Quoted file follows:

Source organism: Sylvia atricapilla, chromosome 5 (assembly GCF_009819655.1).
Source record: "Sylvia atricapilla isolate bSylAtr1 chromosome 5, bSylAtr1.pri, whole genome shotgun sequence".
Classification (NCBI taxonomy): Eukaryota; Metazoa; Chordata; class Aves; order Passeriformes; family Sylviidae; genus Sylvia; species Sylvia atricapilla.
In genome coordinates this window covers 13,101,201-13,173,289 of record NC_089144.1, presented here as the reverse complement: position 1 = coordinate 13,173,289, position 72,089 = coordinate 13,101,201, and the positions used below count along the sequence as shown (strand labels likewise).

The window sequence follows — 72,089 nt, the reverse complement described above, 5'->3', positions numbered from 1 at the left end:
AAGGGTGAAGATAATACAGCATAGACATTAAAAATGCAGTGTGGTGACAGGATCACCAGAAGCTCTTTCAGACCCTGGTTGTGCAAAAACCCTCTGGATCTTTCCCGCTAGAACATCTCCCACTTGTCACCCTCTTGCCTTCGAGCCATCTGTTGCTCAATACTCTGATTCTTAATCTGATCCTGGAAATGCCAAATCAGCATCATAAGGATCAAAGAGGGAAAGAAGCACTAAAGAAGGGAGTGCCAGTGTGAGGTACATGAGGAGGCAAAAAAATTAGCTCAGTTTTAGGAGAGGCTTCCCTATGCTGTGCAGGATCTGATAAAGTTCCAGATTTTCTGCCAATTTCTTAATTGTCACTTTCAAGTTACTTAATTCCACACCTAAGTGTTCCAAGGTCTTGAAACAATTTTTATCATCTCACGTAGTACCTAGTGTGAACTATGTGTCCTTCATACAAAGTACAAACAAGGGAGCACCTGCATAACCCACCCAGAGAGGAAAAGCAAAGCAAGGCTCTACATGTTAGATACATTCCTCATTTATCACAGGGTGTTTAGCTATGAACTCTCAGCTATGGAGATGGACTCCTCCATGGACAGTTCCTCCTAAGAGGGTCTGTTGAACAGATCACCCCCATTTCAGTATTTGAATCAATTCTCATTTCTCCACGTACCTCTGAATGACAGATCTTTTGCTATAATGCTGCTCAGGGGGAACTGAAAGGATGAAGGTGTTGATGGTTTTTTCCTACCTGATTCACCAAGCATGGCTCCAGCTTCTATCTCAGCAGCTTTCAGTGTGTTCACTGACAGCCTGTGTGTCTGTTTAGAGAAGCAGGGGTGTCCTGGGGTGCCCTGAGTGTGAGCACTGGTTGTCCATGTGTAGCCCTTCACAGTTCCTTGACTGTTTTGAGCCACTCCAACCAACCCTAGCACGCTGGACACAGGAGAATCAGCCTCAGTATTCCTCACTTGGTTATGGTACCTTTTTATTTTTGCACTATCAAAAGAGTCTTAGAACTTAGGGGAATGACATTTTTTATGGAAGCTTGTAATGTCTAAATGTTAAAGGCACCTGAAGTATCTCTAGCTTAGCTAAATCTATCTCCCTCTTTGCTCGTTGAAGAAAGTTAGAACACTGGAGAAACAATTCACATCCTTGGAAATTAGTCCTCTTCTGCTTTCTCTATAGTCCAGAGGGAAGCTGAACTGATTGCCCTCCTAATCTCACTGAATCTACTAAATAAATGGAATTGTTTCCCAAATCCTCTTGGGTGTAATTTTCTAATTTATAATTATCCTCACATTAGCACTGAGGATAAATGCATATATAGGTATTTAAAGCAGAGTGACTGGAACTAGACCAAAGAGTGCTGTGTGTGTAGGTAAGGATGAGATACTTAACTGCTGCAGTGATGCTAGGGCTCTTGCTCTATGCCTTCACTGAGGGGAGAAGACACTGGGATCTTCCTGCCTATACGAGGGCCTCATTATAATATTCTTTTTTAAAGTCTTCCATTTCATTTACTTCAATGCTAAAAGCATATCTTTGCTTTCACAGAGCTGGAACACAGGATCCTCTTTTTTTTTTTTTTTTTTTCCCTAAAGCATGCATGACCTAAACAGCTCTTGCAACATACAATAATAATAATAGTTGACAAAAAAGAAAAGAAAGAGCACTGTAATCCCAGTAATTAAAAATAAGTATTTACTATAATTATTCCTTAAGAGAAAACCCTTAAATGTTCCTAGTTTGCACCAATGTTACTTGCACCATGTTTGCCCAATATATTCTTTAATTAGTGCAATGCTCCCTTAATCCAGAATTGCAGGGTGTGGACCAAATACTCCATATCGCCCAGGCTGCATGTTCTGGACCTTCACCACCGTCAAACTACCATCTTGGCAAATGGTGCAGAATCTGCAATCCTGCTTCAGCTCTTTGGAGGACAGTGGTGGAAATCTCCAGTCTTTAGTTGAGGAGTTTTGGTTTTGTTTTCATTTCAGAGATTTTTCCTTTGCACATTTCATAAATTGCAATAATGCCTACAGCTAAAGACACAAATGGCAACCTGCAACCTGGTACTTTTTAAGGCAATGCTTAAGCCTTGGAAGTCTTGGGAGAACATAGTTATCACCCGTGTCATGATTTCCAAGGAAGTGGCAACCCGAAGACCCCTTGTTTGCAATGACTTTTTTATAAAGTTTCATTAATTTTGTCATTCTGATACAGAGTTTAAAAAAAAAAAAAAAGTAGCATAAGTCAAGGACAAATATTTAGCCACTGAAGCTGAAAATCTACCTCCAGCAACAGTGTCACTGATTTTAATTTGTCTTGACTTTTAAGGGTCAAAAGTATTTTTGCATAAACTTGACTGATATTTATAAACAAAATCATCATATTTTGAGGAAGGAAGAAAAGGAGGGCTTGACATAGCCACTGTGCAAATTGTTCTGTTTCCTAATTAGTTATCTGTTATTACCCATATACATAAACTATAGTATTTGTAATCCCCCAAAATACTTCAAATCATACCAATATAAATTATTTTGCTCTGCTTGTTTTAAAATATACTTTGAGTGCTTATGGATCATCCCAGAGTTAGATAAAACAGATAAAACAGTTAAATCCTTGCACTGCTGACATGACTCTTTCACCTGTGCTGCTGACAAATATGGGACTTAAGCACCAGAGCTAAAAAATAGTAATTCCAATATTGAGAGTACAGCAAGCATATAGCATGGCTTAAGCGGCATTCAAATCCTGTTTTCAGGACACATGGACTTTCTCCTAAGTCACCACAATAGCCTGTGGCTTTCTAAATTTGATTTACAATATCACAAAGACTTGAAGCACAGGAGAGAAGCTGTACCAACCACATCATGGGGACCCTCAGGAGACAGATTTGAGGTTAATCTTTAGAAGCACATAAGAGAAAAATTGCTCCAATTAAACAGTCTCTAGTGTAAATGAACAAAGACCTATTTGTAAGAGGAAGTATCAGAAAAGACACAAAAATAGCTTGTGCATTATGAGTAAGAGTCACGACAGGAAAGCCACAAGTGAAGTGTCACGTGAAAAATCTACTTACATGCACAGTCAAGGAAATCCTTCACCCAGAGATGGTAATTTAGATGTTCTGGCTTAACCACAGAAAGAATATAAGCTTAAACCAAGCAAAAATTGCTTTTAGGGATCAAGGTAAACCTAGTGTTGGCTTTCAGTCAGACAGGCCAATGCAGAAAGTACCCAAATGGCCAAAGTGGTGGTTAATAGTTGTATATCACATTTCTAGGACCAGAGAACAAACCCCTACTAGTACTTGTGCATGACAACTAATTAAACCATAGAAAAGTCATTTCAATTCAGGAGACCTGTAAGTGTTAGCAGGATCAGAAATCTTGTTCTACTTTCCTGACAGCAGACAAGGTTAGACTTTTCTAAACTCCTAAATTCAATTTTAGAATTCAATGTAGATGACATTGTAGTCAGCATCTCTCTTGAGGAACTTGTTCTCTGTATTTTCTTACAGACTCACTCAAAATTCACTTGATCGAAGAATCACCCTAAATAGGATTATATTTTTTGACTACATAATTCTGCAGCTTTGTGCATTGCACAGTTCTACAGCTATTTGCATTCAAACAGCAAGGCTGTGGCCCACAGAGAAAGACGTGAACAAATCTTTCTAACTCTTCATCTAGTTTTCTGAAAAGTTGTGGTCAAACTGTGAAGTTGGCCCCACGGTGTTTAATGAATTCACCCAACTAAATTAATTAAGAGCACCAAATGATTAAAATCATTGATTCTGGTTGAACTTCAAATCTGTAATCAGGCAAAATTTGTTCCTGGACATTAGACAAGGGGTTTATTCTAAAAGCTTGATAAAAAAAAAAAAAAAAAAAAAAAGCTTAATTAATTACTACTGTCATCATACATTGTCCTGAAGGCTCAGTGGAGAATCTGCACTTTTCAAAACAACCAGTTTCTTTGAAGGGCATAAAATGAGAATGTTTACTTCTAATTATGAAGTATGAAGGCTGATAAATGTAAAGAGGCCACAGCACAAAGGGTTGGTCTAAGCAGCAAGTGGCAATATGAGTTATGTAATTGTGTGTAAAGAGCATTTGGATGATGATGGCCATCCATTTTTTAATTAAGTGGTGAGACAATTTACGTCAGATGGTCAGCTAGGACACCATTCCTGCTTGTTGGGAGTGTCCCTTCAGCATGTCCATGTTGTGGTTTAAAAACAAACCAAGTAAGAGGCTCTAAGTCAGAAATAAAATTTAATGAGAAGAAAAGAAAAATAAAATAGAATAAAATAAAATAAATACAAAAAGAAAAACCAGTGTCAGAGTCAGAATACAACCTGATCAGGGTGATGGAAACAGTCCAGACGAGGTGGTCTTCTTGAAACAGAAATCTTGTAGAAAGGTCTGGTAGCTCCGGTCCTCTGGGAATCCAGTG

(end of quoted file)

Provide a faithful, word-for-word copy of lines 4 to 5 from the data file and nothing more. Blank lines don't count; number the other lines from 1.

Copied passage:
In genome coordinates this window covers 13,101,201-13,173,289 of record NC_089144.1, presented here as the reverse complement: position 1 = coordinate 13,173,289, position 72,089 = coordinate 13,101,201, and the positions used below count along the sequence as shown (strand labels likewise).

The window sequence follows — 72,089 nt, the reverse complement described above, 5'->3', positions numbered from 1 at the left end: